327 278 229 182 136 92 51 12 -23 -56 -85 -111 -133 -151 -165 -175 -182
-184 -184 -179 -171 -161 -147 -131 -113 -92 -71 -48 -24 0 24 48 71 92
113 131 147 161 171 179 184 184 182 175 165 151 133 111 85 56 23 -12
-51 -92 -136 -182 -229 -278 -327 -377 -426 -476 -524 -571 -616 -659
-699 -736 -769 -799 -825 -846 -862 -873 -879 -880 -875 -865 -849 -828
-801 -769 -732 -690 -644 -593 -538 -479 -417 -352 -285 -215 -144 -72 0
72 144 215 285 352 417 479 538 593 644 690 732 769 801 828 849 865 875
880 879 873 862 846 825 799 769 736 699 659 616 571 524 476 426 377 327
278 229 182 136 92 51 12 -23 -56 -85 -111 -133 -151 -165 -175 -182 -184
-184 -179 -171 -161 -147 -131 -113 -92 -71 -48 -24 0 24 48 71 92 113
131 147 161 171 179 184 184 182 175 165 151 133 111 85 56 23 -12 -51
-92 -136 -182 -229 -278 -327 -377 -426 -476 -524 -571 -616 -659 -699
-736 -769 -799 -825 -846 -862 -873 -879 -880 -875 -865 -849 -828 -801
-769 -732 -690 -644 -593 -538 -479 -417 -352 -285 -215 -144 -72 0 72
144 215 285 352 417 479 538 593 644 690 732 769 801 828 849 865 875 880
879 873 862 846 825 799 769 736 699 659 616 571 524 476 426 377 327 278
where each number represent the amplitude of the wave at a given
like a graph with the time on x-axis and the amplitude on
So, to change the wave's amplitude we can simply multiply each number
for a given value. If that value is greater that 1, the amplitude
increase. If it is lower that 1, the amplitude decrease. In the
following image, a plotted digital wave (red) is multiplied by 2.0
(blue) and by 0.5
(yellow). Here is the result. You can clearly see that only amplitude
control to a signal
To apply amplitude control to a signal we only need a multiplier
between the signal generator(s) and the dac~ (see patch on the left).
Be sure to pick the MSP multiplier (with tilde: *~) from the MSP
Operators group, not the Max multiplier (with no tilde).
To set the amplitude value we can use a floating point number. Now we
must set the range of the amplitude control.
In MSP, the maximum amplitude a dac~ can handle is 1, that is, when
reaching the dac~, a wave must run between ±1 to avoid clipping and
distortion. Of course a zero amplitude is no signal.
The cycle~ generator already output a wave at maximum amplitude, so our
amplifier is in fact a damper and will have the range 0 - 1 (here the
reason we must use a floating point number).
If the amplitude control would reach a value greater that 1, a wave
with range > ±1 would reach the dac~ and be clipped: you would hear
no amplitude increment, but harmonic distortion (try a value > 1).
Measuring the amplitude of an incoming signal could be very important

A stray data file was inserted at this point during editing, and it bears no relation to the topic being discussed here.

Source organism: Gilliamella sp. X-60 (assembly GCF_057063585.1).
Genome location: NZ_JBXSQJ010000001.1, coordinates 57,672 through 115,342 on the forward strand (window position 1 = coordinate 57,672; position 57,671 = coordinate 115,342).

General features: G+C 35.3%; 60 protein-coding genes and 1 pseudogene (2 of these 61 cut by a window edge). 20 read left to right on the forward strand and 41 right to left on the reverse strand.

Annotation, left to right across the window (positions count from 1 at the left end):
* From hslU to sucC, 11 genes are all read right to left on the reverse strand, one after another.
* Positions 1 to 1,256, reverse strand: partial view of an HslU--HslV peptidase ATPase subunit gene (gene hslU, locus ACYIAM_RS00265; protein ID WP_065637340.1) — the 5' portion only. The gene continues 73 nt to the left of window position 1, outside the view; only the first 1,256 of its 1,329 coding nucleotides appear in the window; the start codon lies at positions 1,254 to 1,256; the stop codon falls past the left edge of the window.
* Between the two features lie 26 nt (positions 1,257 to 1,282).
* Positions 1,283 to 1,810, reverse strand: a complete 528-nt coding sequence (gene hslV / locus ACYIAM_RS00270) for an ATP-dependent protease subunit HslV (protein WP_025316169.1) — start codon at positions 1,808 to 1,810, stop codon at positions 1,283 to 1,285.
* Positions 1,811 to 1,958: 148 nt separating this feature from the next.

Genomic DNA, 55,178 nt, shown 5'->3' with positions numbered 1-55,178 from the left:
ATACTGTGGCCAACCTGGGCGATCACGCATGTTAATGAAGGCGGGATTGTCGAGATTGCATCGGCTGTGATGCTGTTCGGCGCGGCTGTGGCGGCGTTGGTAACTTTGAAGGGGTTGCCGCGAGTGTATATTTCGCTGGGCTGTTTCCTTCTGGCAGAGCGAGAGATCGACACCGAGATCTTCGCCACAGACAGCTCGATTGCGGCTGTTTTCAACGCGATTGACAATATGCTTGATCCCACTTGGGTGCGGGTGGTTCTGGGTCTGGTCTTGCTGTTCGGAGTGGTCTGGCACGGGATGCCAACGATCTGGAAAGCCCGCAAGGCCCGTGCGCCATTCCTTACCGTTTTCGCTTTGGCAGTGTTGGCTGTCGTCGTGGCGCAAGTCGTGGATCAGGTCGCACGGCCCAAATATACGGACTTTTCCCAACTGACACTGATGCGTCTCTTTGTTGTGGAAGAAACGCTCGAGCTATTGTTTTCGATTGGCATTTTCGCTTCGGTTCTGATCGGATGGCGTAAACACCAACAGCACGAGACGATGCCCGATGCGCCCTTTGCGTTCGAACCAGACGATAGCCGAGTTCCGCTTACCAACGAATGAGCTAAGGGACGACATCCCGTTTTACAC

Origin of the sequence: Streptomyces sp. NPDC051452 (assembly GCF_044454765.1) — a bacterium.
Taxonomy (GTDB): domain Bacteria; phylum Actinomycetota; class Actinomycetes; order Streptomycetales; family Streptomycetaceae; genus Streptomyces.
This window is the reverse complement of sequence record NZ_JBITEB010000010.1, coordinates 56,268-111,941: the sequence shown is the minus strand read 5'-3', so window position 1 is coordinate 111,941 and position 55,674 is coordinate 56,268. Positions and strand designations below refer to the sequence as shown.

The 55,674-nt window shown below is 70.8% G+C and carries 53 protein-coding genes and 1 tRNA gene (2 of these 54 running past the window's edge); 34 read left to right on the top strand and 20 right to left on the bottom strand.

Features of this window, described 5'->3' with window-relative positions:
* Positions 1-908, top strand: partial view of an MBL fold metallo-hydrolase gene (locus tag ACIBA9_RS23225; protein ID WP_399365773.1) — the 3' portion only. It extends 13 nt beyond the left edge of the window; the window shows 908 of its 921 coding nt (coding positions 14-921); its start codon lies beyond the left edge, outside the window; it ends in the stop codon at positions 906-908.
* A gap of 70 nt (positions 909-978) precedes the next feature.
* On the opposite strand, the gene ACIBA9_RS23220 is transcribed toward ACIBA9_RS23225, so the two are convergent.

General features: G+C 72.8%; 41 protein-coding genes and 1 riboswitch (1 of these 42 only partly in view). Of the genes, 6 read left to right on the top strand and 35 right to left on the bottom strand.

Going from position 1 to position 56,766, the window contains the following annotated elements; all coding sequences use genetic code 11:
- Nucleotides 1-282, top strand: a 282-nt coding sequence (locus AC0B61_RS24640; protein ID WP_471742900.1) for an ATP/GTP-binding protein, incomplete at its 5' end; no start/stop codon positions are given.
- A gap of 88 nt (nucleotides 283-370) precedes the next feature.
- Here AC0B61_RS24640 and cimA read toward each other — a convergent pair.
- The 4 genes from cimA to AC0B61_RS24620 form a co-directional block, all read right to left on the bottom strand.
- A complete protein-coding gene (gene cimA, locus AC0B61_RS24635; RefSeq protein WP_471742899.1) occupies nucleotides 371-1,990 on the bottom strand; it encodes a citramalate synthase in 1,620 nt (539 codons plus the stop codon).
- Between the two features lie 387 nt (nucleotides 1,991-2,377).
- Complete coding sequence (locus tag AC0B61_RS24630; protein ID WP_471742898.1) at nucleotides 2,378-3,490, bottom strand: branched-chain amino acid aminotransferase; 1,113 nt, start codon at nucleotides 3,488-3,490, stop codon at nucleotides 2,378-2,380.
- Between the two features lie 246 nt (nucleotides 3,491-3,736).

when you work with external signals. Now we'll see different ways to do
it using standard Max/MSP objects.
To make it simple, we'll apply the measurement to the cycle~ sine wave
for now. Look at the the patch 03.
Here you can see and try different ways to evaluate a signal's
|This is not a real measument.
Here we convert the given amplitude value to dB for control purposes
only and see if the real evaluations match.
By the way, here you can find the atodb object that convert a number to
deciBels. It is taken from the Max "Math" section on the object list.
The atodb output is connected to a number object to show the resulting
dB. The number object is made read-only (check the option in the
|Here is the first real signal
You can find the peakamp~ object on the "MSP Analysis" section. This
object accept a signal in its left inlet and output the maximum
absolute amplitude every k milliseconds, where k is the argument (100
in figure). You can also control the k value sending an integer number
to the right inlet.
The peakamp~ object is very accurate and it's a good and simple way to
evaluate the peak amplitude of a signal.
|In the palette you can find two
graphic objects to evaluate and show a signal amplitude.
|The peak level meter accept a
signal in its left inlet and display the amplitude by the usual led
line. It also output the evaluated absolute amplitude.
The object appearance can be fully edited using the floating inspector.
Running the patch you'll see that when the input signal has a low
frequency (set the frequency control to 50 Hz or lower) the result is
rapidly changing. This is not a bug. It does not happens with natural
sounds. Here it happens because:
This object's MSP name is meter~. If you to know more about it search
for meter~ on the MSP Reference manual.
- The peak level meter has a little buffer. When the wave
frequency is low it see only a section of the wave cycle, but, more
- Here we supply a single sine wave without harmonics. In
nature the signals have harmonics whose frequencies are higher than the
fundamental, so the wave is more complex and the peak amplitude can be
evaluated also with a little buffer.
|This level meter seems like the
previous one, with needle in place of leds, but it has some important
It is not a peak level meter. It computes the RMS (root-mean-square) of
the signal's amplitude. This is very important because the peak value
is meaningful with a simple harmonic wave, but it makes little sense to
talk about a peak
amplitude when describing a complex sound (e.g. a drum stroke) or a
noise. This is because there are many peak
amplitudes and any one is not representative of the overall amplitude.